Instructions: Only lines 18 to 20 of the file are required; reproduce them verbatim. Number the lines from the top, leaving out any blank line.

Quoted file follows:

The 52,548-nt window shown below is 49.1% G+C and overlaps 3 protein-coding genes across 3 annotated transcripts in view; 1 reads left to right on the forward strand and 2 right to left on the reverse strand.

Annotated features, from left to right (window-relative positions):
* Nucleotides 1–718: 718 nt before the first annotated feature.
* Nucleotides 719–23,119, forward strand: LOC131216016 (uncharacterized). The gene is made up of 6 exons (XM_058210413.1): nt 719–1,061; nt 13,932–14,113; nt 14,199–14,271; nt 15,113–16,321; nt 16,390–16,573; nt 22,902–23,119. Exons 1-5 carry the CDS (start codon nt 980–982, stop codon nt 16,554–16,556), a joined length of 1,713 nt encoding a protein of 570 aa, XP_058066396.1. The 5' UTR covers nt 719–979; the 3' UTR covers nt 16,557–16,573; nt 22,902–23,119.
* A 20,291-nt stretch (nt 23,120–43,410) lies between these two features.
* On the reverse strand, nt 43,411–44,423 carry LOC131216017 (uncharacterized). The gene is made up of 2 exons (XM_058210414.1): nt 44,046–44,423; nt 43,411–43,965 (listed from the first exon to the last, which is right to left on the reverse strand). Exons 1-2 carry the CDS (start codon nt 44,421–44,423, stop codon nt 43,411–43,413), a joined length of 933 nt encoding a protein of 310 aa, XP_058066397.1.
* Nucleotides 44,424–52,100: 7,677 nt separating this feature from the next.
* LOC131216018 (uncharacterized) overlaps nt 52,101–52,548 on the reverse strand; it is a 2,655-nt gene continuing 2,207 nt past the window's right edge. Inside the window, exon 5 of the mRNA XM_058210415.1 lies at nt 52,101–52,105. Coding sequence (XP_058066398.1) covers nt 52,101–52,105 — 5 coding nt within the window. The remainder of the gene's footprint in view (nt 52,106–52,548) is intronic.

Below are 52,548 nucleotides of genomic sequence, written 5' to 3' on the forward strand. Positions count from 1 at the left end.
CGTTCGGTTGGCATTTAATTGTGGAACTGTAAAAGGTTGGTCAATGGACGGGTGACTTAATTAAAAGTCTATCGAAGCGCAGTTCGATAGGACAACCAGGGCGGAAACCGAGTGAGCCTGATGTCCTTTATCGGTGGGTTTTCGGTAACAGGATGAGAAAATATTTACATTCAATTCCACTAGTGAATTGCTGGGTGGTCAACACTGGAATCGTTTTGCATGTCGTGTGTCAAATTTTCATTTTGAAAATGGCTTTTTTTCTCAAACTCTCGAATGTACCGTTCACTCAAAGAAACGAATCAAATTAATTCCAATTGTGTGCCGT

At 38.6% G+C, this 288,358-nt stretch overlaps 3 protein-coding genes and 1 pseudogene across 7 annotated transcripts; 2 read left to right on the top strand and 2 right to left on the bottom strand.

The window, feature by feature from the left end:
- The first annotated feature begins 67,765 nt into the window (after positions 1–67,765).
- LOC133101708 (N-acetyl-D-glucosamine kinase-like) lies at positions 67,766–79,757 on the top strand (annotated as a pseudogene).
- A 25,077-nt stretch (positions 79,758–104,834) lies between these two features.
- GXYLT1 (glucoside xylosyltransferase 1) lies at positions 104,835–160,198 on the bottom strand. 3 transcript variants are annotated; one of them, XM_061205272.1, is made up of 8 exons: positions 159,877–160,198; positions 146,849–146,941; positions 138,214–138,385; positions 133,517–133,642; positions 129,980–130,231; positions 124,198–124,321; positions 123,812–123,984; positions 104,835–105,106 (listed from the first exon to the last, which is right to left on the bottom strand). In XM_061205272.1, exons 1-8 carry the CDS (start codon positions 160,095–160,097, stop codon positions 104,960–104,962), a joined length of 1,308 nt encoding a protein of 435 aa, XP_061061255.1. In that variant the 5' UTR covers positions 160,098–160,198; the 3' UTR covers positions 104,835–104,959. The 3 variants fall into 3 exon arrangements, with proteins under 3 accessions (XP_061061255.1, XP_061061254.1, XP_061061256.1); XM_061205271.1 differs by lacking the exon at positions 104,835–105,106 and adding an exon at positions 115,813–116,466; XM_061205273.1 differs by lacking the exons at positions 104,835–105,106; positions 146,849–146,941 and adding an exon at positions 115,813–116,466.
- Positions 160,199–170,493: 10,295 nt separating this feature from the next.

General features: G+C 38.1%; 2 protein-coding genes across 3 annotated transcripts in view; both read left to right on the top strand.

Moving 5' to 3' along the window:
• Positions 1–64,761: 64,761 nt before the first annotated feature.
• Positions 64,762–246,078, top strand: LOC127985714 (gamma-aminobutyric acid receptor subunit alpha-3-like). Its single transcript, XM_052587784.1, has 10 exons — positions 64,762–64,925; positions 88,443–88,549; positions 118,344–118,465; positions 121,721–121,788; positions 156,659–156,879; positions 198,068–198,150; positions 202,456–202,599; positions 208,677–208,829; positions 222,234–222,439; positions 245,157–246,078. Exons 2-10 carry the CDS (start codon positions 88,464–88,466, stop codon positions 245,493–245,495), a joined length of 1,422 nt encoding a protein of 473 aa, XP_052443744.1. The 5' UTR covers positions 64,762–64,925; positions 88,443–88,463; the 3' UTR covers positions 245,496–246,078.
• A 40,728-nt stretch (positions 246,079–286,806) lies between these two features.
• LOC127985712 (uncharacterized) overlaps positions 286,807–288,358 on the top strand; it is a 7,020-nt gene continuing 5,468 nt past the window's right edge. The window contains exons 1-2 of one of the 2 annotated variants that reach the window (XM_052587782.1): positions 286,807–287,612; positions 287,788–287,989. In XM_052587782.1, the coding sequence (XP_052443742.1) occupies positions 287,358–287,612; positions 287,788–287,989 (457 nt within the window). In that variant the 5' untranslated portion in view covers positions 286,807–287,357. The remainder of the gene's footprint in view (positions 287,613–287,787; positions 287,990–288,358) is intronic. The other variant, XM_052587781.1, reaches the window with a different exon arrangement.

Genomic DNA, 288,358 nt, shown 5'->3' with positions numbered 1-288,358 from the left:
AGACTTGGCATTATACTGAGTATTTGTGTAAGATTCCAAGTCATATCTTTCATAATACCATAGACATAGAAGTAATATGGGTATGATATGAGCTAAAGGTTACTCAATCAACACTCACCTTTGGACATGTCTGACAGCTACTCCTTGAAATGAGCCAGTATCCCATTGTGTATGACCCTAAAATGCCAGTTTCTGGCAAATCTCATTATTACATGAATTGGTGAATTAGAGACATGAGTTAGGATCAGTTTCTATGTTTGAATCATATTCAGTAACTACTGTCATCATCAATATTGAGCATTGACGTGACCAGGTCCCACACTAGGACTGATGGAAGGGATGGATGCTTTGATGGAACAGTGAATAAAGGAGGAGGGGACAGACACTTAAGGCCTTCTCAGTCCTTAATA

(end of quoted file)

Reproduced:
General features: G+C 38.1%; 2 protein-coding genes across 3 annotated transcripts in view; both read left to right on the top strand.

Moving 5' to 3' along the window:
• Positions 1–64,761: 64,761 nt before the first annotated feature.